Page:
For the first time, someone has asked Connecticut’s LGBTQ+ residents about themselves. Who are you? How are you doing? What do you need?
The responses include a few surprises, but primarily confirm what providers and community members already know. The real news, though, is that having this data will enable providers to better tailor services to needs, and—this is huge—more easily obtain funding.
“More valuable than gold” is how the chair of the group behind the survey put it.
To many respondents, it was powerful and reinforcing just to be acknowledged. “I can’t tell you what it means to be asked these questions,” is a typical comment.
The first Connecticut LGBTQ+ Health and Human Services Survey, which sought responses earlier this year from those 18 and up, is the first comprehensive, statewide collection of data on the community’s identities and needs. Collected data includes age, race, language, homelessness, disability, income and more, but this is also the first time that gender identity and sexual orientation data have been captured statewide.
The survey is the first project of the Connecticut LGBTQ+ Health and Human Services Network, created by statute to serve as an advisory board to the legislature. It operates from within the Commission on Women, Children, Seniors, Equity and Opportunity. Commission Executive Director Steven Hernández says he hopes the Network will also become “a touchstone for the community.”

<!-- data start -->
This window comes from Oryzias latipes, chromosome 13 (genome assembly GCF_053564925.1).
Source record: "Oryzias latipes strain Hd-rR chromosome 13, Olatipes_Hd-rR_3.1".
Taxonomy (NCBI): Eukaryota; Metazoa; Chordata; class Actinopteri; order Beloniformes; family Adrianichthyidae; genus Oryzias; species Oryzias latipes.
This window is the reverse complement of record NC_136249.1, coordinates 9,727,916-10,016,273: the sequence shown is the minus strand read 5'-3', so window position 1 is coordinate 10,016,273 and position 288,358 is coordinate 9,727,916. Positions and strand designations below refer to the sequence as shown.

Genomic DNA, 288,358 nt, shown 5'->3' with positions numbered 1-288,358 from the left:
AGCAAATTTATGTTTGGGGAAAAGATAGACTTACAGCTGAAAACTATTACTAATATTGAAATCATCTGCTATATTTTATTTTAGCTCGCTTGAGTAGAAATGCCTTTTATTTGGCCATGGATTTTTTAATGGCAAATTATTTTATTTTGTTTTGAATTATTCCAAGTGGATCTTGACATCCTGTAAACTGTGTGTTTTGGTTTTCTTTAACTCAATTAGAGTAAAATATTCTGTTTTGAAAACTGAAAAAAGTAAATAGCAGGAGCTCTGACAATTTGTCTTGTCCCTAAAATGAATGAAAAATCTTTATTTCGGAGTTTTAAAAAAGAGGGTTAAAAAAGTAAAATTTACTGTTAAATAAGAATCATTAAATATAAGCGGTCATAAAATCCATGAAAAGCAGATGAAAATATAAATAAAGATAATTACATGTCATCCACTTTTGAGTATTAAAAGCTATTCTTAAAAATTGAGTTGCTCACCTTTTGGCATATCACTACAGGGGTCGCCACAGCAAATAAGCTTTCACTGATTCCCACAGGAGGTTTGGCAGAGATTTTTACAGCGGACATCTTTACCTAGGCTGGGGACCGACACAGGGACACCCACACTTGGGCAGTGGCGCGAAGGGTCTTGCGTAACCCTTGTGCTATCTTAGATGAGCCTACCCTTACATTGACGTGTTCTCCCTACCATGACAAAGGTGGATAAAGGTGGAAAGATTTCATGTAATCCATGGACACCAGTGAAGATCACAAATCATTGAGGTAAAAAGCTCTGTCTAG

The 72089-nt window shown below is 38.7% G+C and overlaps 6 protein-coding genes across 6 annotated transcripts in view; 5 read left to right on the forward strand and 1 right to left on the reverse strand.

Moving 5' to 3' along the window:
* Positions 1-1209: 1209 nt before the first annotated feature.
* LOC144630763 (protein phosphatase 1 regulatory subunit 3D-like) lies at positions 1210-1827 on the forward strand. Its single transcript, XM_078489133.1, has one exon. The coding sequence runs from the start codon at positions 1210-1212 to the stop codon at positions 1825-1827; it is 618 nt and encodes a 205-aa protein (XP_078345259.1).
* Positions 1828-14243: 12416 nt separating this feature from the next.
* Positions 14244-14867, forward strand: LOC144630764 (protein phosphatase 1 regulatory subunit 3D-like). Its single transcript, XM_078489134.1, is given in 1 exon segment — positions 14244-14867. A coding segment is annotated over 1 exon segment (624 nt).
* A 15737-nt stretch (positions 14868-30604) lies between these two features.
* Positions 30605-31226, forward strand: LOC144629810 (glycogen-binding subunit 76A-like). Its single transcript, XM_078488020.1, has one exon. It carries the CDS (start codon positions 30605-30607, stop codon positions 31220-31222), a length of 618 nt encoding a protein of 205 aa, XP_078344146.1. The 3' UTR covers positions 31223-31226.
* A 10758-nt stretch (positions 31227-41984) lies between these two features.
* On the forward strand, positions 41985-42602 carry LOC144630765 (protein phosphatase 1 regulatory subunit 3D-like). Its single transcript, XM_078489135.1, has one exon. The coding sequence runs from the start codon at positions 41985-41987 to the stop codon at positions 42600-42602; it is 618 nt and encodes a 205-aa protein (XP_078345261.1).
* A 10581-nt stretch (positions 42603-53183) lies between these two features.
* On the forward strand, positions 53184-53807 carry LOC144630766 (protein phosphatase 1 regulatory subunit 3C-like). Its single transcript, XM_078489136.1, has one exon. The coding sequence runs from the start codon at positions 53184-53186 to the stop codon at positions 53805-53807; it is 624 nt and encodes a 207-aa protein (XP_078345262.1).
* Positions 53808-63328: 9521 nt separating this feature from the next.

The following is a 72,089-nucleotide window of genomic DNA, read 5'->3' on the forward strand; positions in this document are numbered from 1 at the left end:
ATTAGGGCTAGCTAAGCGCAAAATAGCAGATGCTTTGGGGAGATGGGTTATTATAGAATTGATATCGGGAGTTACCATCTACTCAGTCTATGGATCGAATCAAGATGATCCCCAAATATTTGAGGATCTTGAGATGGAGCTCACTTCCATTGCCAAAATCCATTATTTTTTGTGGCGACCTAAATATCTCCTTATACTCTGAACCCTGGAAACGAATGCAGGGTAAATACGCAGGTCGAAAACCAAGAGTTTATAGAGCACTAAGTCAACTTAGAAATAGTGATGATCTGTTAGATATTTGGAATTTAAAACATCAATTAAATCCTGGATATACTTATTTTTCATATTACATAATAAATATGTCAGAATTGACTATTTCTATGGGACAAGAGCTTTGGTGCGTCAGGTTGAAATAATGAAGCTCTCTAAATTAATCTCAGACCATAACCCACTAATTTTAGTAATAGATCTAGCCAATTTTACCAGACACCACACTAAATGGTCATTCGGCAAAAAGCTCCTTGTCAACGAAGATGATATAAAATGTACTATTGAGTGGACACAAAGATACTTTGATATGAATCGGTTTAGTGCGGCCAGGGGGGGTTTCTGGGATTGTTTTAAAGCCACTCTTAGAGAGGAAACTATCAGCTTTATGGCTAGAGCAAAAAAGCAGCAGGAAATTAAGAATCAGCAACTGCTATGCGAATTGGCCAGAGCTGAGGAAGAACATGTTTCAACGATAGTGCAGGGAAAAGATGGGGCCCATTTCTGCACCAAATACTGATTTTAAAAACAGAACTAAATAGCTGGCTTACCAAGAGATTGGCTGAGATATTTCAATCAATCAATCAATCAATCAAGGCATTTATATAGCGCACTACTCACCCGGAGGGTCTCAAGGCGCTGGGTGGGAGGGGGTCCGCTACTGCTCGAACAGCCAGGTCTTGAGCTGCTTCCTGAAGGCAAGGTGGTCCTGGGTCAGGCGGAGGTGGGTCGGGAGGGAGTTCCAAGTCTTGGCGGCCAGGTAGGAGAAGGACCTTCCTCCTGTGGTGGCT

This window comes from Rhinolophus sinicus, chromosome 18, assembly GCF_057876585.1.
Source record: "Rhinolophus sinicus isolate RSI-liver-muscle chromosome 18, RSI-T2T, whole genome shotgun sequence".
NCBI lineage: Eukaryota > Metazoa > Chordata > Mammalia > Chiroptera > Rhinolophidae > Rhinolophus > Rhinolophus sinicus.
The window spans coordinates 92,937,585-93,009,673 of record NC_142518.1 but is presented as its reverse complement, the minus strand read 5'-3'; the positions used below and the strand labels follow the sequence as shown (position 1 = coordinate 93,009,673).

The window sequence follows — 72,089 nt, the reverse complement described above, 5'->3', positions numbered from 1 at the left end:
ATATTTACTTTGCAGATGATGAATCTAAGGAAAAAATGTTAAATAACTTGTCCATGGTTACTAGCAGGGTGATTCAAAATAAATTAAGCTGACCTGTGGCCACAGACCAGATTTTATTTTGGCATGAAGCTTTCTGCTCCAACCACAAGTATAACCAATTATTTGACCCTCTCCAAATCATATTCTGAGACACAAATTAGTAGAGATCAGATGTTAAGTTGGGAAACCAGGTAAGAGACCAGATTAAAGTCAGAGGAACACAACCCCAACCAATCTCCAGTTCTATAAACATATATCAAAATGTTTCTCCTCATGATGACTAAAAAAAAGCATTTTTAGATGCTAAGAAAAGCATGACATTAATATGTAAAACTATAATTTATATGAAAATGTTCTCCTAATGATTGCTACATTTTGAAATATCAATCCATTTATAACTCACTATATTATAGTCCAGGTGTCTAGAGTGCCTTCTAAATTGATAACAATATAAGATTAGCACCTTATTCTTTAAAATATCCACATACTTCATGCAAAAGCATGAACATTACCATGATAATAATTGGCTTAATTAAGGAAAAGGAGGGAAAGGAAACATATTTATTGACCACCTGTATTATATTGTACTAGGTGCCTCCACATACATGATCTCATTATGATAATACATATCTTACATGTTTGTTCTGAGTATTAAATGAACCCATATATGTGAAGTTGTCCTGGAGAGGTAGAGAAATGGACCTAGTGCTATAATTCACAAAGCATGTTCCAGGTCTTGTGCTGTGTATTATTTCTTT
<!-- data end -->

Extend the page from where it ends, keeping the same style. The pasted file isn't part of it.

The Network consists of representatives from many non-profit health and human services agencies, plus state agencies. Most representatives are LGBTQ+ community members.
The Network’s purpose is to make the state a safer and healthier environment for the queer community. The survey is meant to provide greater understanding of the community, what services it needs, and how it obtains them. It was conducted by the Consultation Center at Yale. “It’s one of the most rewarding things I’ve ever worked on,” says Amy Griffin, director of health evaluation initiatives for the center.